Astor Piazzolla redefined tango rhythms for mid-twentieth century performance. His History of Tango (Historie du Tango), from 1986, conveys the history and evolution of the tango in four episodes: A high-spirited tango danced in 1900’s bordellos, a romantic melancholy tango played by small orchestras to audiences content to listen in 1930’s cafes, a merger of bossa nova and tango styles with a more pronounced beat in 1960’s night clubs and a “modern-day” style intertwined with music of Bartok, Stravinsky and other composers.

As with many Piazzolla works, History of Tango was readily adapted to different instrumentation. Originally for flute and guitar, Monday’s concert will play a transcription for violin and guitar. Izquierdo argues, that compared to the flute, “the violin sounds a lot more tango. It works really well.”

Izquirdo will also play a selection of short solo pieces. He brings a precise, intimate quality to his instrument. A Classical Guitar Magazine review declares that “His natural and instinctive interpretations are second to none: his virtuoso technique allows him absolute command of the instrument giving him the independence of subtle phrasing, dazzling speed, beautiful tonal control… everything.”

An Associate Professor of Music at the UW-Milwaukee Peck School for the Arts, Izquirdo has encouraged a culture that is rare at this university. An annual guitar performance series of six to eight concerts a year brings the world’s best guitarists to Milwaukee. The master classes are a critical dimension in student education. Izquido observes, “This is a very important element. The students and I learn how to do something different.” The program has also identified a Milwaukee community of guitar enthusiasts. The Milwaukee Classical Guitar Society helps to bring good crowds to series concerts. The neutral, clear acoustic of the Fine Arts Recital hall has proven an excellent venue for guitar performance.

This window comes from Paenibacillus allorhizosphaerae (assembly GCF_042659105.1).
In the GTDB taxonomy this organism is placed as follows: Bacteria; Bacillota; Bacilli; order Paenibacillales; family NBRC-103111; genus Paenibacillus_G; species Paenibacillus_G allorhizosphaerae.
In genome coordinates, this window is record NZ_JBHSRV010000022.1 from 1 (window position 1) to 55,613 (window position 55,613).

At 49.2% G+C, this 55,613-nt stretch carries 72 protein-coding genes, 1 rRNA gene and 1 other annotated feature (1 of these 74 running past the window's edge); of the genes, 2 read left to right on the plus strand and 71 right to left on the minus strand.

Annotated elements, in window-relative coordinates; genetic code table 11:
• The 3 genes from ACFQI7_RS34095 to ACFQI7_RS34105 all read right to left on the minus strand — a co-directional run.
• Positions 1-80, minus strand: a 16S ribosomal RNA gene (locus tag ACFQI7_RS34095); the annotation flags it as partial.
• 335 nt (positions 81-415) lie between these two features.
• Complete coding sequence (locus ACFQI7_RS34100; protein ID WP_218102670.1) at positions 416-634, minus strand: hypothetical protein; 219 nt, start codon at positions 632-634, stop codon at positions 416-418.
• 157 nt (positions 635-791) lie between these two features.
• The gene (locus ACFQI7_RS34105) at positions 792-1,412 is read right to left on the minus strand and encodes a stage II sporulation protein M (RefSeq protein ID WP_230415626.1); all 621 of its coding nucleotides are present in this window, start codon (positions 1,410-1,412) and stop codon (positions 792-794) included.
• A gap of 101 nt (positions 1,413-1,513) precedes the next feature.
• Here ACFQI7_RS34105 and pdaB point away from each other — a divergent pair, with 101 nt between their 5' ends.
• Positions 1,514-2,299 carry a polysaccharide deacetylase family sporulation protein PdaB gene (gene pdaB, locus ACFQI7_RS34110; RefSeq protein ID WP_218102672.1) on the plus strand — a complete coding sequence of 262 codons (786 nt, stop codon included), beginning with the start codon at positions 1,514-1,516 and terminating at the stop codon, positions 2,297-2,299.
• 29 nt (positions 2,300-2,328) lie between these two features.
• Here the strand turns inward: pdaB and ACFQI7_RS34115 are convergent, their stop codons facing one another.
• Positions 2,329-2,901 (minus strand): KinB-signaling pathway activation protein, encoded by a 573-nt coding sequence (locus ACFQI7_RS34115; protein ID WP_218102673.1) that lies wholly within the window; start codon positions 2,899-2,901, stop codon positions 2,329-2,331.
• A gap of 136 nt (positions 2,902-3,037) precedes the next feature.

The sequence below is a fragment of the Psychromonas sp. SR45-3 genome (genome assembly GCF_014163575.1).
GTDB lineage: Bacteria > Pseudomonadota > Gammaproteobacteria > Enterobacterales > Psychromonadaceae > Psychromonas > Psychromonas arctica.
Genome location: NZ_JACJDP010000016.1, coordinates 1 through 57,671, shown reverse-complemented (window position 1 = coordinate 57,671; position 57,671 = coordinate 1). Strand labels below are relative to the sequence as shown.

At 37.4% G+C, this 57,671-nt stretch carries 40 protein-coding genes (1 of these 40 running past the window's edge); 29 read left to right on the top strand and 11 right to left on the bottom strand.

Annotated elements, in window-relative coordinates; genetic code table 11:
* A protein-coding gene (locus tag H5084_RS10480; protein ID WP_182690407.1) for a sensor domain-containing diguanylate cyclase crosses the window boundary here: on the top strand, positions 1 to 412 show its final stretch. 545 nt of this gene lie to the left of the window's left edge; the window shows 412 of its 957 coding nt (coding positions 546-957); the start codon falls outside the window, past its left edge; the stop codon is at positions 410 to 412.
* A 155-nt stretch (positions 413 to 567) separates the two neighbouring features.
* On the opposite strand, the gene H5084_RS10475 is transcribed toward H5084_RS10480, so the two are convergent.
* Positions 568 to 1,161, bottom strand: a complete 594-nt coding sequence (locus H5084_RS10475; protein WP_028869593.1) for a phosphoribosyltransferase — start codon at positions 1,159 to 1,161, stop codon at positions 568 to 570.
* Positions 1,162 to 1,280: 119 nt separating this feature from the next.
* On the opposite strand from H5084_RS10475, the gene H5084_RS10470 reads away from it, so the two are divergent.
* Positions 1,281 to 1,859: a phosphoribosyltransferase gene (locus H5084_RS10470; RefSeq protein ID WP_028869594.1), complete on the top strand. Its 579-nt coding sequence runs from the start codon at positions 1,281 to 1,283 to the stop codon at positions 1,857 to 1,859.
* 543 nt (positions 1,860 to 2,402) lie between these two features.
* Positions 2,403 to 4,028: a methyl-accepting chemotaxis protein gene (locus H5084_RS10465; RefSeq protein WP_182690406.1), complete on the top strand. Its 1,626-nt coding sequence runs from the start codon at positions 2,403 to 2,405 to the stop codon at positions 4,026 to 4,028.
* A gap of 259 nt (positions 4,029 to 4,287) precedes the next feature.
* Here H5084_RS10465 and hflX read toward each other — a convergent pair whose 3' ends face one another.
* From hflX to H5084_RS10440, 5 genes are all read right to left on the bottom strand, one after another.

Although some details have not been finalized, concerts this spring feature Italian Desiderio Aniello (February 2), Englishman Michael Partington (February 17), Uraguan Alvaro Pierro (March 31), American Adam Holzman (April 14) and American Eliot Frank (April 21). Izquirdo identifies Alvaro Pierro as the highlight of the season. “He is one of the best guitarists of all time.” Revisit this link for performance details.

Izquirdo himself travels the world giving about 90 concerts a year as well. He recognizes his playing as a recruitment tool, which has led to a large, successful guitar program in Milwaukee. The program offers a multi-style approach in which students choose a primary and secondary style among classical, jazz, flamenco, and finger-style guitar – a unique mix.

Frankly Music performs its fall concerts at St. Paul’s Episcopal Church, 914 E. Knapp Street in downtown Milwaukee. The concert begins at 7:00 p.m. Tickets ($35/ $15 for students) may be purchased at the door or online.

The third of the season’s four concerts, Monday evening, January 23, 2017 features Winds and Strings at Wisconsin Lutheran College. The concert will include music by Haydn, Ferroud, Berger, Bernstein as well as Mozart‘s monumental Divertimento in B flat for two horns and strings.